For the next three nights she called for the big male leopard – and father of the cubs. But her call was not answered. It seemed he was far away patrolling another part of the territory. So, she made a plan to seek her sister’s help. This meant leaving the two little ones for the whole night while she went far away across the dry river bed to the forest where she had her lair. That night she “nyonka’d” the cubs till their tummies were round like tiny beach balls – full of rich milk and set them to sleep. She brushed leaves over her tracks and started out on her long journey. After a long time she stopped and called to her sister. Immediately there was an answer and followed by a tackle and roll as they greeted each other with joy. The mother leopard told her sister of her worries that the cubs were no longer safe where they were and needed to be moved to the other safer thicket under the trees. They both set off at once towards the cubs.
As the sisters arrived at the lair – they heard hyena’s laughing and calling excitedly. They feared the worst – perhaps the cubs had woken up, gone wandering and been caught.
Just then came a deep growl which they recognized at once. It was the big male leopard. He had come back just in time to rescue the cubs and defend them against danger.
After sometime the hyenas got bored and strolled away and the leopard family decided to make its move. They started off down the track towards their new lair – the big male in front, the mother and cubs next and last came the leopard sister. One by one in a line they walked – the cubs trotted excitedly following their mother’s white tail in front. At one stage they passed through a small human lair, an area of lights and excited whispers in strange languages. Finally the family of five leopards made it to their new home – a dense thicket surrounding two huge easy to climb ebony trees. They had made it! The end.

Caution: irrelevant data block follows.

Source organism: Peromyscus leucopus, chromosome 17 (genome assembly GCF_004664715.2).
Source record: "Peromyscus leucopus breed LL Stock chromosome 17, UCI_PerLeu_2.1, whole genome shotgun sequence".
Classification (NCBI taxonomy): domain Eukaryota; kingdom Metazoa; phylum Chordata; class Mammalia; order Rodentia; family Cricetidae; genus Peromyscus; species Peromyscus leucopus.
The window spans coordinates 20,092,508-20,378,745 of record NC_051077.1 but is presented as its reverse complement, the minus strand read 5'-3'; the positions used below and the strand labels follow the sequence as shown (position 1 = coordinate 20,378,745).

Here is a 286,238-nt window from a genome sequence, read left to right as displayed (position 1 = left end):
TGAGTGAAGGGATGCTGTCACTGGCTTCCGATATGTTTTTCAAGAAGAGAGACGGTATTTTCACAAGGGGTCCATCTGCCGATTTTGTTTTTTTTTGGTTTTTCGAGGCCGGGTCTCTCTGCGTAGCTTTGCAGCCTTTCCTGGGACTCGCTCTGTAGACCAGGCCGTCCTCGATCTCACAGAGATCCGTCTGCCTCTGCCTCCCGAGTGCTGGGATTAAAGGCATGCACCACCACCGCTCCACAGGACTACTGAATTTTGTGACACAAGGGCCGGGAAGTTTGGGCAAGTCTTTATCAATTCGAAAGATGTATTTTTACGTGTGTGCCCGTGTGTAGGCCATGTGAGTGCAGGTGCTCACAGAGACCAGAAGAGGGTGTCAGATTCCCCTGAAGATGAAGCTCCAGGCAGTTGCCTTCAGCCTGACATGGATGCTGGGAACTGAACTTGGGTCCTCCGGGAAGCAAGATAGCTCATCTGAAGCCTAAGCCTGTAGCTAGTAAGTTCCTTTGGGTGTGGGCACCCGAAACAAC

On 4th September 2011 at 07.00pm – a group of no less than five leopards in a line walked through Kaingo Camp to the delight of the staff ; all the guests were out on night drives looking for leopard!
Until next time- salani bwino.
A few more pictures from Derek taken over the past month:
Wildlife Photography Workshop
by Michele Westmorland – July 2011
I had the pleasure of leading six intrepid photographers on Safari in July, 2011. Although we visited other areas of Zambia, Kaingo reigned as the favorite camp. After we were greeted at the airport, our journey was to take about 2 hours to drive to camp. Everyone got a camera and lens ready to go since we were anxious to start shooting. Good thing we prepared ourselves, because once we entered the park there were many great photo opportunities. Zebra and antelope were grazing is beautiful golden fields and elephants brought us to a stop as they crossed the road. The group quickly began to capture some lovely images.
Once we arrived at the picturesque setting for Kaingo Camp, the staff was waiting to make sure we were settled in our cabins, fed and on our way to do our first drive. We all saw potential in the stunning ebony forest adjacent to camp and made a plan to photograph it in the early morning hours. In the meantime, we discovered the rich bird life that inhabits the shallow ponds. Wading birds such as saddle-billed stork, plovers and jacana were in good numbers. An Egyptian geese pair hurried their goslings to safety while a juvenile martial eagle sat in the tree above looking for an opportunity to scoop up easy prey. Colorful birds such as lilac breasted rollers and white-fronted bee-eaters were numerous.
But like most safari photo shooters, we couldn’t wait for the big stuff. I don’t know of a better camp than Kaingo for capturing compelling images of large animal life. For my guests, the hippo hide was by far the most exciting. Derek has built an impressive structure with two levels right on the bank of the river. Grunting, splashing, yawning and sparring were perfect for not only still images – but also for my video shooters. It was agreed by all that spending a great deal more time at the hide would be well worth it.